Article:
Covert Affairs (2010–2014)
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Welcome to the Occupation 

Eco-terrorists hold a group of oil executives hostage in Mexico City, and Ben Mercer re-emerges as part of Annie's team sent in to assess the situation.



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Episode cast overview, first billed only:
Adelaide Humphreys ...
Avigail Humphreys ...
Diego Fuentes ...
Police Officer


Delgado's ruthless, previously unknown eco-terrorist organization takes everyone hostage at a Mexico city energy conglomerate board meeting, including CIA undercover Megan Wilkons. They want to give an interview to a local cable station, so Annie has to interrupt mountaineering with Dr. Scott Weiss to pose as reporter, accompanied by Joan as producer and Ben as cameraman, while Jai gets his father Henry Wilcox to use his influence as US board member. Arthur only authorized an observation mission, but action becomes unavoidable. Written by KGF Vissers

Plot Summary | Plot Synopsis


TV-PG | See all certifications »




Release Date:

26 July 2011 (USA)  »

Company Credits

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Technical Specs

Sound Mix:


Aspect Ratio:

1.78 : 1
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Did You Know?


This episode is named after a song by R.E.M. See more »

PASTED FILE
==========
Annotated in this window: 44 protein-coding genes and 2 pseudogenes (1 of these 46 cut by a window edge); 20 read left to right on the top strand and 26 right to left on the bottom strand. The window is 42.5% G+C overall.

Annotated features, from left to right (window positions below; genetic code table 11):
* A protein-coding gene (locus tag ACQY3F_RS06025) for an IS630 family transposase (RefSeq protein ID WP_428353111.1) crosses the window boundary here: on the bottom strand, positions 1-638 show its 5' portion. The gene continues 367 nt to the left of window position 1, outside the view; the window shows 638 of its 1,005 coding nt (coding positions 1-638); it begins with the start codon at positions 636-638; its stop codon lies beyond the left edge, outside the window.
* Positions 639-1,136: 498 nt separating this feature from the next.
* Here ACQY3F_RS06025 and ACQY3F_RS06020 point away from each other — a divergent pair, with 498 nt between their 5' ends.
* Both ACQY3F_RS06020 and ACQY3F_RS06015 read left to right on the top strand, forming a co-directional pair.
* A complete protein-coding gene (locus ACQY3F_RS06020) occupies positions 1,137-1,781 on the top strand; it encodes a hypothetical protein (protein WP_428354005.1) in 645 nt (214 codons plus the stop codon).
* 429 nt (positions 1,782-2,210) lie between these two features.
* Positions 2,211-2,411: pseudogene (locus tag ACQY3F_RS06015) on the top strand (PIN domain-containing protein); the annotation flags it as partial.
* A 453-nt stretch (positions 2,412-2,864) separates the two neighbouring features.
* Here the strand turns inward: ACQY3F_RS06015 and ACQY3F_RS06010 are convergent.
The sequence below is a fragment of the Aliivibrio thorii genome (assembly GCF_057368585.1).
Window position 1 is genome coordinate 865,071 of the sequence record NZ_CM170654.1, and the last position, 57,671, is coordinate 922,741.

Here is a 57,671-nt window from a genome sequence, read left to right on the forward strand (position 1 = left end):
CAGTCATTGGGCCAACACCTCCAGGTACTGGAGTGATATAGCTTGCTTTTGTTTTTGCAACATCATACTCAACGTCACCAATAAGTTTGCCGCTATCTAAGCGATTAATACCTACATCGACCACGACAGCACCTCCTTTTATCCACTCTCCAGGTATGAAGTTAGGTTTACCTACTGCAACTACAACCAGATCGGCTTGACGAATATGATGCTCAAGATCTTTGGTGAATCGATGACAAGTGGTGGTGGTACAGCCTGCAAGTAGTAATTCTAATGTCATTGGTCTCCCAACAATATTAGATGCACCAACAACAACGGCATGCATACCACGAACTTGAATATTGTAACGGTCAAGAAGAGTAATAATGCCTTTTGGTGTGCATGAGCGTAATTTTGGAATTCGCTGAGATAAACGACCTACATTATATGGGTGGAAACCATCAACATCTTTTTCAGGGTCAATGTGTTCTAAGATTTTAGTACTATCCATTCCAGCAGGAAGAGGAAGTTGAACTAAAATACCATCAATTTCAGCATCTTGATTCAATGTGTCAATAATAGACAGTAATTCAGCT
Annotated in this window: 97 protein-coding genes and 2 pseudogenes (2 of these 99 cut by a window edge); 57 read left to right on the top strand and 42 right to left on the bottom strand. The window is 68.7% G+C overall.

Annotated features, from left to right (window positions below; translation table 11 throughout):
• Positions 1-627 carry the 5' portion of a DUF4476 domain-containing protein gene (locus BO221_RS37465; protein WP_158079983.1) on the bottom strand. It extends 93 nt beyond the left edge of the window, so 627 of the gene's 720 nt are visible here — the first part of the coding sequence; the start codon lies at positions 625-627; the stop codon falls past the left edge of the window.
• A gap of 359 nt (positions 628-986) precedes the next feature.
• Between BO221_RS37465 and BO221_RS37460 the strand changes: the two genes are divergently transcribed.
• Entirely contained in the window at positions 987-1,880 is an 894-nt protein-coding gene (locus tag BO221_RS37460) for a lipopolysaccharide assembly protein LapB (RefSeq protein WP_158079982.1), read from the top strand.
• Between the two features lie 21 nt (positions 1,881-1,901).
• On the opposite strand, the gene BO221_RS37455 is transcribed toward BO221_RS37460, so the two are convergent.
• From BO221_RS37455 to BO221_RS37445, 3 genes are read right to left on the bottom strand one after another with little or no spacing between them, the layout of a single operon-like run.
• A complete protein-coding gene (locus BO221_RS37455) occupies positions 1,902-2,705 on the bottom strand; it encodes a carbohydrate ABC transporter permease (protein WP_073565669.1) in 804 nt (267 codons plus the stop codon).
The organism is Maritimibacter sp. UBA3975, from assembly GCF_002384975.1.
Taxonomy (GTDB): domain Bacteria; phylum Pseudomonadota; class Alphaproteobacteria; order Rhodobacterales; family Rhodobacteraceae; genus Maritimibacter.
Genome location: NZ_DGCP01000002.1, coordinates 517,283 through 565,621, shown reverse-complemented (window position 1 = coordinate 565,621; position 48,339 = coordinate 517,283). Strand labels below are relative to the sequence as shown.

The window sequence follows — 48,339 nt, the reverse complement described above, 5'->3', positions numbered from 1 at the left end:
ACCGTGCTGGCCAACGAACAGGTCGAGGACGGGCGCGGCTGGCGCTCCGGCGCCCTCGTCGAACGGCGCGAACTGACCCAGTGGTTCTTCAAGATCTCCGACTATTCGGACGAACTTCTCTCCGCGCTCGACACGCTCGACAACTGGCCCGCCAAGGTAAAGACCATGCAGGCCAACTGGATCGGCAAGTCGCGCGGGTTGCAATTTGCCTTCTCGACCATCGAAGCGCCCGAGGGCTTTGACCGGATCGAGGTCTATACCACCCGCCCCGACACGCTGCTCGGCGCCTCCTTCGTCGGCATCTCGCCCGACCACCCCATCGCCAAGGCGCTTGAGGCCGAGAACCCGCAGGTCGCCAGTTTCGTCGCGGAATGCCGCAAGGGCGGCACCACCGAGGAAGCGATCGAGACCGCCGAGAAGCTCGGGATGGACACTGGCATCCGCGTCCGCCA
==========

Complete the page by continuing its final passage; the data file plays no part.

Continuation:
Henry Wilcox: Did you read the article by Liza Hearn this morning? The woman must have a thesaurus. Who knew there were so many different ways to call Arthur a failure?
See more »


Can You Save Me
Written by Apple Trees & Tangerines
Performed by Apple Trees & Tangerines
See more »

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User Reviews

Greatly revamped story lines and round characters
31 July 2011 | by (United States) – See all my reviews

I'm so glad that Joan has been allowed to be seen as a real human being instead of the rigid, unfriendly control freak she was the first season. Now she can actually defeat people swiftly with martial arts, smile and be likable, and show both her masterful and her feminine and loving sides to and with her husband.

Piper Peribo has also been allowed to develop her character. During the first season, she did not do well in any hand-to-hand skirmish - either being just plain put down or so unready for a real fight that her combatant slipped away after making her look more inept than someone with her supposed credentials should ever appear. This season has been different.

The show is edgier, too, this season, with real menace suddenly looming up in the characters' faces.

No doubt this show has realized it must compete with some other extremely well-conceived and well-written shows like "Suits" and "White Collar," not to mention "Fringe" and "Alphas." The results provide enhanced viewer enjoyment. Good story. Good writing. Good acting. Great cinematography and special effects.

In his "Aspects of the Novel," E.M. Forster defined the term "round character," i.e. one who is multi-dimensional, one who is not totally good nor totally evil, one who exhibits flaws and weaknesses as well as superb talents and skills. A flat character is one who is one-dimensional.

Successful television shows today are being produced with the care and at a cost that feature length movies even 15 years ago might envy.

I appreciate the results of this ongoing competition. Sometimes, when art collides with the profit motive, maybe both elements can flourish.

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